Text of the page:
After the smart contract is complete and funding secured, the DAO is deployed on the blockchain. This is when the DAO goes “live.” Stakeholders can now participate in the DAO, vote on proposals, and make decisions about the future of the organization.

    Advantages of decentralized autonomous organizations

    DAOs give organizations the opportunity to digitize their management structure, which has several benefits. Here are a few:


    Unlike traditional businesses and organizations, no one is in charge of a DAO. It organizes and executes all decisions without a human authority. All members of a DAO vote on all decisions, and the smart contract executes the decisions automatically. Because a DAO is transparent, all members likely share a common interest in its success. So, equitable decision-making helps the community to thrive without the pitfalls of a traditional organization.


    Anyone who owns a token in the DAO can participate. This motivates each member to engage in the community and have their say. The more members who participate, the more successful the DAO is — especially if the DAO’s aim is community growth. An example might be a social network managed by a DAO. The decentralized structure could allow token holders to propose and vote on new features.


    When members can see what everyone else is doing within a DAO, the system’s integrity remains intact. All actions in the DAO — including voting — are public. This ensures that all members are held accountable. Bad actors are unlikely to crop up because their actions are instantly visible to the rest of the members. Transparency builds trust in the DAO and ensures that the organization continues to operate in the best interest of its participants.


    DAOs bring together people from all over who share a common interest or goal. This can build a sense of community in, say, a social network. Or, it can easily gather like-minded experts for a niche pursuit. A shared connection and a guarantee of equitable results encourage members to engage in the DAO and increase its chance of success.

    Disadvantages of decentralized autonomous organizations

    DAOs are a relatively new concept and are not without their drawbacks. Here are some of the current downsides or limitations of DAOs:


    DAOs require input from all individuals in the organization, which can lead to longer voting periods and slower decision-making. A DAO may take longer to implement a new feature or change due to the need for extensive voting and consensus-building among token holders.


    DAOs allow all members to have a say, but some decision-makers may not have the proper background or knowledge on a topic. With varying levels of education and experience, a DAO can suffer from poor decision-making due to a lack of expertise.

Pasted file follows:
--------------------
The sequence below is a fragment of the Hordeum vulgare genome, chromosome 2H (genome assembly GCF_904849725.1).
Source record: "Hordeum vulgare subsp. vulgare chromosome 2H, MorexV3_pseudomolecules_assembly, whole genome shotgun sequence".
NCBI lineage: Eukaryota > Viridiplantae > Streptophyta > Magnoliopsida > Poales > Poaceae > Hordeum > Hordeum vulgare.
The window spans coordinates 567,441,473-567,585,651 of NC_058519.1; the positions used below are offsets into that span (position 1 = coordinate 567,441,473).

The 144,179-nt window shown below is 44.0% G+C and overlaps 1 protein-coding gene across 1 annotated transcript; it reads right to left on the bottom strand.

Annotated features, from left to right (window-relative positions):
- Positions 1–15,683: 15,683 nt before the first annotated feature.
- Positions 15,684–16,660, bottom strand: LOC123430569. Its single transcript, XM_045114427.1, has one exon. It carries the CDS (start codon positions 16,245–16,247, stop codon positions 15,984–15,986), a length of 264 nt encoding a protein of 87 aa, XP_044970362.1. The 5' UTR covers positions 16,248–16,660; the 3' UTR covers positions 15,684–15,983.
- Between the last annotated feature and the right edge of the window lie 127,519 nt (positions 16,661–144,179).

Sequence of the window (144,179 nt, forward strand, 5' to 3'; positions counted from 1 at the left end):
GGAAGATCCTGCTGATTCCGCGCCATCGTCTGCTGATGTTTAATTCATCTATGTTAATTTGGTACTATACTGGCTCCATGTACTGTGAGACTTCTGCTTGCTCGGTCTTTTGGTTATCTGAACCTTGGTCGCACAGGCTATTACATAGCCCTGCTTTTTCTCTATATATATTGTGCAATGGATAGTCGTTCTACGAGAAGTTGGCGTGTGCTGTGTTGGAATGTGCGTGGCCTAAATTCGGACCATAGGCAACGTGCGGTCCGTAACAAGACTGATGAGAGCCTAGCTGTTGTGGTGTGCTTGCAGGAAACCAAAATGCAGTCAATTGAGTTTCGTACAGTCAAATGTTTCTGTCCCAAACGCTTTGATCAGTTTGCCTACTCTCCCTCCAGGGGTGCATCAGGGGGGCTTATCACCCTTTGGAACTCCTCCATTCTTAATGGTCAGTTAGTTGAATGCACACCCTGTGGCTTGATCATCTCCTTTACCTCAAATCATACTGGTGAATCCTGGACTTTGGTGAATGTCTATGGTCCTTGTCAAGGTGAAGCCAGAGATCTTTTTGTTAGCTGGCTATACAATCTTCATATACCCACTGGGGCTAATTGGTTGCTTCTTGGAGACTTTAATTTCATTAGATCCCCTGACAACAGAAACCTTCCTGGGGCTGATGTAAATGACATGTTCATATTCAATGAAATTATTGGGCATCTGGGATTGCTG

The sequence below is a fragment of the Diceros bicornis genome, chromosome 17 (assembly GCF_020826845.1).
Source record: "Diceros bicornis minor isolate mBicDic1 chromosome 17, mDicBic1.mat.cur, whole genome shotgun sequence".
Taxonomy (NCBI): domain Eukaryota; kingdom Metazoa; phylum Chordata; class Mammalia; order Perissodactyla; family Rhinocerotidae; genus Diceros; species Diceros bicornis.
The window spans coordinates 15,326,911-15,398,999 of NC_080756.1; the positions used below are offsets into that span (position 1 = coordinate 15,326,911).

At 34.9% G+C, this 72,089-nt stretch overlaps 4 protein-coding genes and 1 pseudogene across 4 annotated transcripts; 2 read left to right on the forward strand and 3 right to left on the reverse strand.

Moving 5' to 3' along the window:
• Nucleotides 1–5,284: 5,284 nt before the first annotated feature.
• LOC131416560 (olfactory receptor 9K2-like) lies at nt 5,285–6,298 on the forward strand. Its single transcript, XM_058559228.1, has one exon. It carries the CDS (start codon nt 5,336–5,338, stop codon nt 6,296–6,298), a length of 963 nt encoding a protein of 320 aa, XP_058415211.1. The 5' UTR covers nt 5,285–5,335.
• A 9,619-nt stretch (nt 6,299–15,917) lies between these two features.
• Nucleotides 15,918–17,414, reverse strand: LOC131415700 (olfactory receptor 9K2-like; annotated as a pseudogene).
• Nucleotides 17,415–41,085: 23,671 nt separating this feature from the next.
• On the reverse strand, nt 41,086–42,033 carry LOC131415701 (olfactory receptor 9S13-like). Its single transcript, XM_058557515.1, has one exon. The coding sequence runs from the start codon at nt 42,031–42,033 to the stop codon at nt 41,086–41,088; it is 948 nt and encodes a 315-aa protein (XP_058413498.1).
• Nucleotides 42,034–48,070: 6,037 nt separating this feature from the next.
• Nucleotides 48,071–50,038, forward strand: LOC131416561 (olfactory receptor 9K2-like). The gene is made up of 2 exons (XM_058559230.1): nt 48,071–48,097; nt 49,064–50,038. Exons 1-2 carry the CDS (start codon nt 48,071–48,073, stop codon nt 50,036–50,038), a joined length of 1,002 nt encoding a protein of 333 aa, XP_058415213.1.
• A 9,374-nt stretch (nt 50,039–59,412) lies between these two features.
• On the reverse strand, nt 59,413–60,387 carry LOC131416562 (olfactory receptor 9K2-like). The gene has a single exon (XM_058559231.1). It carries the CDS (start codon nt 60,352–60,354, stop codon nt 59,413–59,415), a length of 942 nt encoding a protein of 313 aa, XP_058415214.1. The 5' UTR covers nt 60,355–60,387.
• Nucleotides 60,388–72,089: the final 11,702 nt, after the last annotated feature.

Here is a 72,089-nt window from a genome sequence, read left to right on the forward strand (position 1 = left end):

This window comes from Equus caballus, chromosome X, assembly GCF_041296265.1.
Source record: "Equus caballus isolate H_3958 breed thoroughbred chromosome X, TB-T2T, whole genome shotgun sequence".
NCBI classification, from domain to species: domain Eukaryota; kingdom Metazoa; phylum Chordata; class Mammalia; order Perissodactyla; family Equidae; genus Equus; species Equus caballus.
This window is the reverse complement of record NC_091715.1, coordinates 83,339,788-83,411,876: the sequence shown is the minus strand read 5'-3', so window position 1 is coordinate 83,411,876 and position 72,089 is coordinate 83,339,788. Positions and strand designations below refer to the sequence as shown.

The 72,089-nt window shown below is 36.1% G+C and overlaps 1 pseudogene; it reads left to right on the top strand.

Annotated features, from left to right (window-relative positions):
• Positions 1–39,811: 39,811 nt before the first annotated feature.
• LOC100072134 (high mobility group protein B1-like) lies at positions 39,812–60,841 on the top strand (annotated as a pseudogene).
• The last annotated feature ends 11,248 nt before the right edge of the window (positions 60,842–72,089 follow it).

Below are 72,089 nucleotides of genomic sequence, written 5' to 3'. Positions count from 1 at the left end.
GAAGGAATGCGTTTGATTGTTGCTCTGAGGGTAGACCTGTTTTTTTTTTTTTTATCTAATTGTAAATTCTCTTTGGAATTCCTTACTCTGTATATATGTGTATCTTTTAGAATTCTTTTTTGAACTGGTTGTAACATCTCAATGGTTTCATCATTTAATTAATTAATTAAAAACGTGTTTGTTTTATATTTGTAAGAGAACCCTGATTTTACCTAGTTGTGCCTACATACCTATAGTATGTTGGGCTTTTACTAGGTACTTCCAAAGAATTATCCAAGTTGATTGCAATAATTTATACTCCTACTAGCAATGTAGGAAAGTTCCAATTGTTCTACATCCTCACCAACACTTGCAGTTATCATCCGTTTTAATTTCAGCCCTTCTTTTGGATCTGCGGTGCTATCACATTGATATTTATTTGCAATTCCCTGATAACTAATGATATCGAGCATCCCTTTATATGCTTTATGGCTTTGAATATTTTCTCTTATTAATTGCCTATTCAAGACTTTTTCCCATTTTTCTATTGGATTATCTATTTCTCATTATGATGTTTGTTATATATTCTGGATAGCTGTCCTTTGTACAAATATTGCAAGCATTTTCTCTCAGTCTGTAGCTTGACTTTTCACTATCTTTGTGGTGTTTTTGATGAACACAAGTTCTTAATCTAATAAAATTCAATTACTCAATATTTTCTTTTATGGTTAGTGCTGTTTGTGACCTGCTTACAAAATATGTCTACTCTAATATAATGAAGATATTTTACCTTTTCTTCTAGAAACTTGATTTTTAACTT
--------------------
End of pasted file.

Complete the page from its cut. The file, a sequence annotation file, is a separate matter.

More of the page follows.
Democratic management is usually slower than centralized, top-down decision-making. Because of the need to build consensus — and potentially educate members along the way — DAOs can be less efficient than centralized organizations. In a DAO, everyone has a say, which may cause inefficiencies in coordination and decision-making.


    While a blockchain ensures confidentiality by encrypting interactions, security is still a concern for DAOs. Individual members can always be targeted by malware, phishing attacks, and other scams.

    And being run on a digital platform, DAOs are vulnerable to hacking and other forms of cybercrime. For example, a project called TEMPLE fell victim to a DAO hack in 2022. Over $2 million in cryptocurrency was lost before their app was taken offline. A DAO must ensure it has the technical expertise necessary to implement and maintain it.

    Secure your online activity

    DAOs offer many advantages, but the digital platforms used by their members can still have weaknesses. Whether you’re considering participating in a DAO or just going about your daily business online, protect yourself from digital threats with dedicated security software.

    Avast One is your all-in-one digital guardian, featuring industry-leading antivirus detection along with powerful privacy and performance tools like a built-in VPN. Install Avast One today — completely free — for ironclad online protection.

    Decentralized autonomous organization FAQs

    What is a DAO?

    DAO stands for decentralized autonomous organization. A DAO is a type of digital management structure governed by smart contracts with decisions recorded on a blockchain. Members of a DAO vote on the details of the smart contracts that define how the DAO operates.

    Cryptocurrency, NFTs, and other blockchain-based businesses are DAOs, but any type of organization can decentralize by operating as a DAO.

    How is a DAO run?

    A DAO is organized through a managerial process voting authority and decision-making to all its members. Each member of a DAO can propose decisions and vote on them, ultimately creating smart contracts visible on the blockchain. These contracts contain the DAO’s rules. To be a member — and therefore, co-manager — of a DAO, you have to own the DAO’s specific token.

    What is an example of a DAO?

    A real DAO example is Decentraland, a 3D digital world run entirely by its members. Users can make avatars, buy real estate, and even start a business. Anyone who owns the DAO’s cryptocurrency token, MANA, can take part in the management of the platform — there is no centralized authority. Major businesses such as Coca-Cola and Adidas participate in this DAO.

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    Ben Gorman